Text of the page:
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August 17, 2009 Posted by | Music, music, concert, review, Reviews | , , , , , , , , , , , , , , , , , , , , | 3 Comments

CD Review: Jump Back Jake – Brooklyn Hustle/Memphis Muscle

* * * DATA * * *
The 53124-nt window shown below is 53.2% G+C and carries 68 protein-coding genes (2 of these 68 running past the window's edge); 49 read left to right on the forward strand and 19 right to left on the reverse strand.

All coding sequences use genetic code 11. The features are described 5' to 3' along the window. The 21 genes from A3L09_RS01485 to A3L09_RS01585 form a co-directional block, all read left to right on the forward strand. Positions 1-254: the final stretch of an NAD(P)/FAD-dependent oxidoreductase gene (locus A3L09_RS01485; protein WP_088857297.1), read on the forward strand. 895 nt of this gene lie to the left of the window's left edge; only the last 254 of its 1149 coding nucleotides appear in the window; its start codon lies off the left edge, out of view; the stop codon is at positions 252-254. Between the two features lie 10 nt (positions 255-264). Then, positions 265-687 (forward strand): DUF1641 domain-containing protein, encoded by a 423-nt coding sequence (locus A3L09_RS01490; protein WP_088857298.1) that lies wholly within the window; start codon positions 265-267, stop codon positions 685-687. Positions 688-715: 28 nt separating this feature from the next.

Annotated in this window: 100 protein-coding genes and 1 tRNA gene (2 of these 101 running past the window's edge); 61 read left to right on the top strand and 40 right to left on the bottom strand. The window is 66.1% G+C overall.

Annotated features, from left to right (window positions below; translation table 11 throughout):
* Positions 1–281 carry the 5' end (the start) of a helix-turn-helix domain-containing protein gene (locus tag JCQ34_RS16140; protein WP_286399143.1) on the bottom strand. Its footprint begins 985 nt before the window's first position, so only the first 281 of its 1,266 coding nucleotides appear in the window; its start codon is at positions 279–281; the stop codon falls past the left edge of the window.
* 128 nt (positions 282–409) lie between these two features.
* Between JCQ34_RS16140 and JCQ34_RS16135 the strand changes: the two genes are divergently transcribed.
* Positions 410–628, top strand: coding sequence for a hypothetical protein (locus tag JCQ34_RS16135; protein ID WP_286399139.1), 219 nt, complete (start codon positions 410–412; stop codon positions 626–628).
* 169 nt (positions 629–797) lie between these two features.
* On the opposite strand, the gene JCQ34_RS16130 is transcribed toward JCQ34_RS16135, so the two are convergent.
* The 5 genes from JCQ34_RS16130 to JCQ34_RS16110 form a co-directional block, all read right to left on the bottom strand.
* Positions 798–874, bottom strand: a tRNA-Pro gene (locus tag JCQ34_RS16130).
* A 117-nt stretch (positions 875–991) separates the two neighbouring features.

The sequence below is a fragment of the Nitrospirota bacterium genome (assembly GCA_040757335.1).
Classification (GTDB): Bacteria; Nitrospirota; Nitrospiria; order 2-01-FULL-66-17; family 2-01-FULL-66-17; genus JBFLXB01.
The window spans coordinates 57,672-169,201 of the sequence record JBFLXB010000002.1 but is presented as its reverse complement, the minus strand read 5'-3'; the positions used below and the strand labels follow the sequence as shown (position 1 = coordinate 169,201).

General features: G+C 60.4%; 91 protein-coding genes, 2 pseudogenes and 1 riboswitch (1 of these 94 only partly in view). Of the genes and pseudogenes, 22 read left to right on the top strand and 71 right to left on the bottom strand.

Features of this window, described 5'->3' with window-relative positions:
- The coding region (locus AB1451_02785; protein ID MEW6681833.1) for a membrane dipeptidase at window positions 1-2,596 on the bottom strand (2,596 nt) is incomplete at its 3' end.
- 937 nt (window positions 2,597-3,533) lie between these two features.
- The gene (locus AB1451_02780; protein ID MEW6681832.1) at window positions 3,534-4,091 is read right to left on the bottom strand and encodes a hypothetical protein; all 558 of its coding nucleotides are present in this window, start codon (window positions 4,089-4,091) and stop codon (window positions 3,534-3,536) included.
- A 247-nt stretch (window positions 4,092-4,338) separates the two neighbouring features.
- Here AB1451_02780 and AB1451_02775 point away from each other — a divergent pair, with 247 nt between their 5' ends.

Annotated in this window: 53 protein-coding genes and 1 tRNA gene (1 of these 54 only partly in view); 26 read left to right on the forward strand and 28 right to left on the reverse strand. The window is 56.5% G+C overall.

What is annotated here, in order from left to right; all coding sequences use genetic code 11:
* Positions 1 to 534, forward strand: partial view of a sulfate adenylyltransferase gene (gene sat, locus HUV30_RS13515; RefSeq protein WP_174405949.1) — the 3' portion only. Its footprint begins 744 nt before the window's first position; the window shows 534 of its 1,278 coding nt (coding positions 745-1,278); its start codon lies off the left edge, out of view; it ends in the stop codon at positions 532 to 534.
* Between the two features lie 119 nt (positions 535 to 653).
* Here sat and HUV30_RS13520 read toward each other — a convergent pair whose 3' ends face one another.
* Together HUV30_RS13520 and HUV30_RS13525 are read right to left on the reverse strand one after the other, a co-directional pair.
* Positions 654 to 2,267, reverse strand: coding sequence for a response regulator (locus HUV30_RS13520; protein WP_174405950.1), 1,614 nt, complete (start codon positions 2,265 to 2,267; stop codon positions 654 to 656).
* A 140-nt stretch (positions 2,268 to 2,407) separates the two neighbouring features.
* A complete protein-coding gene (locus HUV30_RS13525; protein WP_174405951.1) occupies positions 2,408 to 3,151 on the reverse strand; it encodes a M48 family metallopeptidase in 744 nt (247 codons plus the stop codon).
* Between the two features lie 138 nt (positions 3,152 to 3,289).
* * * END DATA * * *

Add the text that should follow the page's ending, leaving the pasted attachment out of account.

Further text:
Damn, this is a good album. With their first release in decades, Ardent Music, the newly reactivated Memphis label that launched Big Star has definitely got back on the good foot. On their debut cd, retro funky soul band Jump Back Jake will win fans from the camp that discovered soul music from people like Sharon Jones & the Dap-Kings, Eli “Paperboy” Reed or Robert Cray as well as anybody lucky (or old) enough to have discovered this stuff the first time around. Fans of the Bar-Kays, Howard Tate, James Brown and Isaac Hayes’  Hot Buttered Soul album are in for a treat here. These guys really know their stuff, moving effortlessly from slinky Booker T organ groove to jangly Curtis Mayfield balladry to straight-up 60s funk, with a more aggressive, early 70s style blues guitar edge. The horn arrangements are gorgeously, sparingly retro, bringing out every bit of longing or bravado in a sax or trombone line. Frontman/guitarist Jake Rabinbach (who also mystifyingly moonlights as a sideman in one of the suckiest bands on the planet, 80s top 40 imitators Francis & the Lights) plays with soul and swing, unafraid to light up a song with a big incisive crescendo but never sinking into whiteboy wankiness.